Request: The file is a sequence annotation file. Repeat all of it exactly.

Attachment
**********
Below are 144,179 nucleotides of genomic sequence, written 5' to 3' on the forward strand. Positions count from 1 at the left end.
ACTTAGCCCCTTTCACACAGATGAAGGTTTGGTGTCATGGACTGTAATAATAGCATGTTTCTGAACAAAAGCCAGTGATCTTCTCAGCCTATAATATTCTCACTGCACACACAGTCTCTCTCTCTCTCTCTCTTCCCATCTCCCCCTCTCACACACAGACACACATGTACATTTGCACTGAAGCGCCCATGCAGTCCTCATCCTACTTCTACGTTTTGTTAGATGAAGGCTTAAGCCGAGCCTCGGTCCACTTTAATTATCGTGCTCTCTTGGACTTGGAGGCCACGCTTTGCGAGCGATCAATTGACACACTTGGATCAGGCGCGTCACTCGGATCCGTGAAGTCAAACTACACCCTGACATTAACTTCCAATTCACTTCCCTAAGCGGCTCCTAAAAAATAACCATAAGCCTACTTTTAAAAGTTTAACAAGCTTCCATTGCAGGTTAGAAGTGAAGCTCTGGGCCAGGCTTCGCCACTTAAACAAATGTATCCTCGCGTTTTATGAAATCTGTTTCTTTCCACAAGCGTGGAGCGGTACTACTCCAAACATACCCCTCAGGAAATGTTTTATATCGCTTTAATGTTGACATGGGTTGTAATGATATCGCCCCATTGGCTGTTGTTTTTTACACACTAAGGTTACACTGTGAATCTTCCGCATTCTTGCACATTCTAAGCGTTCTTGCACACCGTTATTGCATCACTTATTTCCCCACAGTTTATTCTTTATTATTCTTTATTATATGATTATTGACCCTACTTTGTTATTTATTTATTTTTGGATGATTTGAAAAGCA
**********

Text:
Below are 144,179 nucleotides of genomic sequence, written 5' to 3' on the forward strand. Positions count from 1 at the left end.
ACTTAGCCCCTTTCACACAGATGAAGGTTTGGTGTCATGGACTGTAATAATAGCATGTTTCTGAACAAAAGCCAGTGATCTTCTCAGCCTATAATATTCTCACTGCACACACAGTCTCTCTCTCTCTCTCTCTTCCCATCTCCCCCTCTCACACACAGACACACATGTACATTTGCACTGAAGCGCCCATGCAGTCCTCATCCTACTTCTACGTTTTGTTAGATGAAGGCTTAAGCCGAGCCTCGGTCCACTTTAATTATCGTGCTCTCTTGGACTTGGAGGCCACGCTTTGCGAGCGATCAATTGACACACTTGGATCAGGCGCGTCACTCGGATCCGTGAAGTCAAACTACACCCTGACATTAACTTCCAATTCACTTCCCTAAGCGGCTCCTAAAAAATAACCATAAGCCTACTTTTAAAAGTTTAACAAGCTTCCATTGCAGGTTAGAAGTGAAGCTCTGGGCCAGGCTTCGCCACTTAAACAAATGTATCCTCGCGTTTTATGAAATCTGTTTCTTTCCACAAGCGTGGAGCGGTACTACTCCAAACATACCCCTCAGGAAATGTTTTATATCGCTTTAATGTTGACATGGGTTGTAATGATATCGCCCCATTGGCTGTTGTTTTTTACACACTAAGGTTACACTGTGAATCTTCCGCATTCTTGCACATTCTAAGCGTTCTTGCACACCGTTATTGCATCACTTATTTCCCCACAGTTTATTCTTTATTATTCTTTATTATATGATTATTGACCCTACTTTGTTATTTATTTATTTTTGGATGATTTGAAAAGCA